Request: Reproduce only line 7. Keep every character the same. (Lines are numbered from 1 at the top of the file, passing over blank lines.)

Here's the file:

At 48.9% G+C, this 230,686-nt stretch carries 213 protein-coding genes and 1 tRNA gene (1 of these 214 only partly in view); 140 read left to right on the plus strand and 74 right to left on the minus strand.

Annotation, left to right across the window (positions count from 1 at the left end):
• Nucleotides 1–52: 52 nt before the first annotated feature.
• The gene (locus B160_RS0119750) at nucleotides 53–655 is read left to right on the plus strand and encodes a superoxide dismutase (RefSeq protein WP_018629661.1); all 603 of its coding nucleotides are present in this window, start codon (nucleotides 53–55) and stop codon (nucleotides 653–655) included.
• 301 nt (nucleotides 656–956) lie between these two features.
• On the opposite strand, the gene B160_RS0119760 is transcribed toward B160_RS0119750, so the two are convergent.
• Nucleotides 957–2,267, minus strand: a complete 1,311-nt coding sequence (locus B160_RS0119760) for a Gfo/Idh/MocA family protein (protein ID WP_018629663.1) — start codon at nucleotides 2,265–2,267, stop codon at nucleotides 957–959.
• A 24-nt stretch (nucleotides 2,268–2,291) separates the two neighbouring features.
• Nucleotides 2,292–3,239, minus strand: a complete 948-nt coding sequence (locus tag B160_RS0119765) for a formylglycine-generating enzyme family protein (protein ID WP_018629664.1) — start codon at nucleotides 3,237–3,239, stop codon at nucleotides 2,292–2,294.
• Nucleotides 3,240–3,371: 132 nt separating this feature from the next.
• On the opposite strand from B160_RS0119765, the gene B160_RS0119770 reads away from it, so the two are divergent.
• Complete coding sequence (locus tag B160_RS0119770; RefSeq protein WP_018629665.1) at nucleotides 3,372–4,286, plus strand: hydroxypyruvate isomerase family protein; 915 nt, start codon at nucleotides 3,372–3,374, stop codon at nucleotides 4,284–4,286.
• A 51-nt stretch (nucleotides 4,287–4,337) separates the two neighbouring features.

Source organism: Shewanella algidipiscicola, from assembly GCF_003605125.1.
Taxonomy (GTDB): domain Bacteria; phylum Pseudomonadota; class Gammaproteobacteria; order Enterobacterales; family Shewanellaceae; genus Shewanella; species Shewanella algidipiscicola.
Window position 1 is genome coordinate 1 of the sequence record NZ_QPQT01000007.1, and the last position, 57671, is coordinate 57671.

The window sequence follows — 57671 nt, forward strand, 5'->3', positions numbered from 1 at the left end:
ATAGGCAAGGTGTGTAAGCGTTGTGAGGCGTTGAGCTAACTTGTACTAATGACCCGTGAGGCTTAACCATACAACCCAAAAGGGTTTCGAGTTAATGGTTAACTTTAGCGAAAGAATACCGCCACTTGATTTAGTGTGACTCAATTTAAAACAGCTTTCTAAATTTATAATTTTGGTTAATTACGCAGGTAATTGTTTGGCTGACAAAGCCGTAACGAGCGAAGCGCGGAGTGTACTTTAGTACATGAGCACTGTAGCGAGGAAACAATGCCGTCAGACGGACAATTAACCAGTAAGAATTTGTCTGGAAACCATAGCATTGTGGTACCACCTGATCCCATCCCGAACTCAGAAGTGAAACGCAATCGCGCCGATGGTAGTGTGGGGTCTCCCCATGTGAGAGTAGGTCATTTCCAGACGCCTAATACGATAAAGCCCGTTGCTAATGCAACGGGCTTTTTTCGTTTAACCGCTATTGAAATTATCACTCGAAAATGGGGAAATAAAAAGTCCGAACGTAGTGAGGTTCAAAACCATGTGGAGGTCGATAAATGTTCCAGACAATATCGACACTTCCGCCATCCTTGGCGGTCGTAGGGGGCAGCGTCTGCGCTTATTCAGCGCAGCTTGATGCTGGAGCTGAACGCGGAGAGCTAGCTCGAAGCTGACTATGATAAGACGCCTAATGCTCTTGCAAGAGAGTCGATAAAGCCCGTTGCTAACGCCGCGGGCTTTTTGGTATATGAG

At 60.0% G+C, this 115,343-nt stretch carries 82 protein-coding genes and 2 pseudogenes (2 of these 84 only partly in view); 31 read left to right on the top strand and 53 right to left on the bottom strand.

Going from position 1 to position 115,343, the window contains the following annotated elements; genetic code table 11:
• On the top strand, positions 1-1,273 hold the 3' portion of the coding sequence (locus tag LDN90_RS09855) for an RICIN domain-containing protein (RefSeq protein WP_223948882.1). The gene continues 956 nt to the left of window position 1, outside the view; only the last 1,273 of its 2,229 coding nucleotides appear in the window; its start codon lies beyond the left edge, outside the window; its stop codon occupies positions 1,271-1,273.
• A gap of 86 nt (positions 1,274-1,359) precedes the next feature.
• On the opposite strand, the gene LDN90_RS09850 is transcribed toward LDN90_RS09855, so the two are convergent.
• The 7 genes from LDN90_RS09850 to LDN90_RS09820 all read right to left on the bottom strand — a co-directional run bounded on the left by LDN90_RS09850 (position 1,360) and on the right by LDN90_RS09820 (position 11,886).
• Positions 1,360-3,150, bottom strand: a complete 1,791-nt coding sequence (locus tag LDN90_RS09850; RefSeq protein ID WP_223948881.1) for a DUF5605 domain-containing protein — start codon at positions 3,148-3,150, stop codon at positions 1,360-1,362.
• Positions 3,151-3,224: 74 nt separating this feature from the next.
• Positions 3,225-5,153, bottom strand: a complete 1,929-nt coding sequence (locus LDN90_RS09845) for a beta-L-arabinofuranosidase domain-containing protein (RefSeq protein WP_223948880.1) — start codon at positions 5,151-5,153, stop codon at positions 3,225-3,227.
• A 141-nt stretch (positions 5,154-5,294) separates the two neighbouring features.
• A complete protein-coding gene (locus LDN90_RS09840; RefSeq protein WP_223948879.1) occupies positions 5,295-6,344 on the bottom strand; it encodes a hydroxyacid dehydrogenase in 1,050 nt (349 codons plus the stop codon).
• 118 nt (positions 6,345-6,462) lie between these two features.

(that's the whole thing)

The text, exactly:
• Nucleotides 957–2,267, minus strand: a complete 1,311-nt coding sequence (locus B160_RS0119760) for a Gfo/Idh/MocA family protein (protein ID WP_018629663.1) — start codon at nucleotides 2,265–2,267, stop codon at nucleotides 957–959.